Symantec has detected a new variant of the Shylock banking Trojan, which contains updated features designed to...
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Shylock spreads via social engineering and contains a new mechanism that changes the malware every time it is downloaded to help it evade detection by signature-based antivirus.
"These updates to Shylock are reported to be causing numerous problems relating to hidden files for Internet forum users," Symantec said in an analysis of the Shylock Trojan, issued today.
Shylock targets two Java vulnerabilities, which have been patched by Oracle. Once the loader is installed, it connects to a remote server to receive the Shylock hijacker, the main component that collects information about the compromised computer and sends it to the command-and-control [C&C] server, Symantec said. In addition, the malware downloads a number of components, giving it additional capabilities.
The malware is designed to inject itself into a website, steal cookies and obtain banking account credentials. The malware can passively monitor user traffic or modify it in transit, researchers said. It can spread via removable drives and once it has successfully completed an attack, it uninstalls itself.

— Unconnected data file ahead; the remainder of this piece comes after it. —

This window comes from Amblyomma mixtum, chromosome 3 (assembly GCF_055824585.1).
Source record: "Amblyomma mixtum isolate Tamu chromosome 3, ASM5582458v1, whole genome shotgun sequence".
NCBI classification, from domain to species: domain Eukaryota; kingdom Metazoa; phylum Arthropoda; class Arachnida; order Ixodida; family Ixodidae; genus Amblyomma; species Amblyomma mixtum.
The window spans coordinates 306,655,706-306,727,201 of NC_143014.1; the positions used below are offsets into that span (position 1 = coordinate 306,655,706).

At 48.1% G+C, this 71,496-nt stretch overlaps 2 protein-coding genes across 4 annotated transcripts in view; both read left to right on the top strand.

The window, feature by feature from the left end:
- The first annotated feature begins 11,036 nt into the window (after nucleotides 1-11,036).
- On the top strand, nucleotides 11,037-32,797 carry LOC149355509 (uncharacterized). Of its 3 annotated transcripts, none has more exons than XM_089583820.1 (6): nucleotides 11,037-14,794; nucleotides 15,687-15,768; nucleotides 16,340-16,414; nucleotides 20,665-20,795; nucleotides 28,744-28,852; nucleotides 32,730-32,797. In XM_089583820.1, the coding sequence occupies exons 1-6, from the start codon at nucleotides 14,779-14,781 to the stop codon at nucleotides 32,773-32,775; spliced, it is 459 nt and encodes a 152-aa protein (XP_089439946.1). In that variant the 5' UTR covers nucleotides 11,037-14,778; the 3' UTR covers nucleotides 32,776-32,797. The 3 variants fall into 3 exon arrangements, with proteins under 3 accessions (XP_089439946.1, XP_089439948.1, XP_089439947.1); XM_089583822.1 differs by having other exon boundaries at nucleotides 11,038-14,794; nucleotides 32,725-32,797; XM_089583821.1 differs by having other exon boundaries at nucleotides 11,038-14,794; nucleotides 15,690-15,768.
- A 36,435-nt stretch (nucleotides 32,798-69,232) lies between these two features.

Symantec said it appears the malware attempts to trick users into downloading it by clicking on image files. "It spreads by replacing different types of document files, located in removable drives and network shares, with links to malicious executable files," Symantec said.
U.K. banks targeted by Shylock Trojan
Shylock was named after the Shakespearian moneylender who demanded a "pound of flesh" as penalty for an unpaid debt. It was first detected in 2011 by researchers at Boston-based Trusteer, and was mainly targeting U.K. banks, including HSBC, RBS and Santander's U.K. operations. Attacks were detected against users of Internet Explorer and Firefox running on Windows.
Shylock is one of a number of banking Trojans, including Zeus and SpyEye, which have been in widespread use by attackers. The malware is designed to steal account credentials and drain money from account holders. One of the tiniest banking Trojans, Tinba, was detected in May by Danish security firm CSIS Security Group A/S. It uses a tiny footprint to avoid detection, but also aims to steal login data and sniff network traffic. Tilon, banking malware detected earlier this month, uses a man-in-the-browser (MitB) attack to sniff traffic and steal credentials.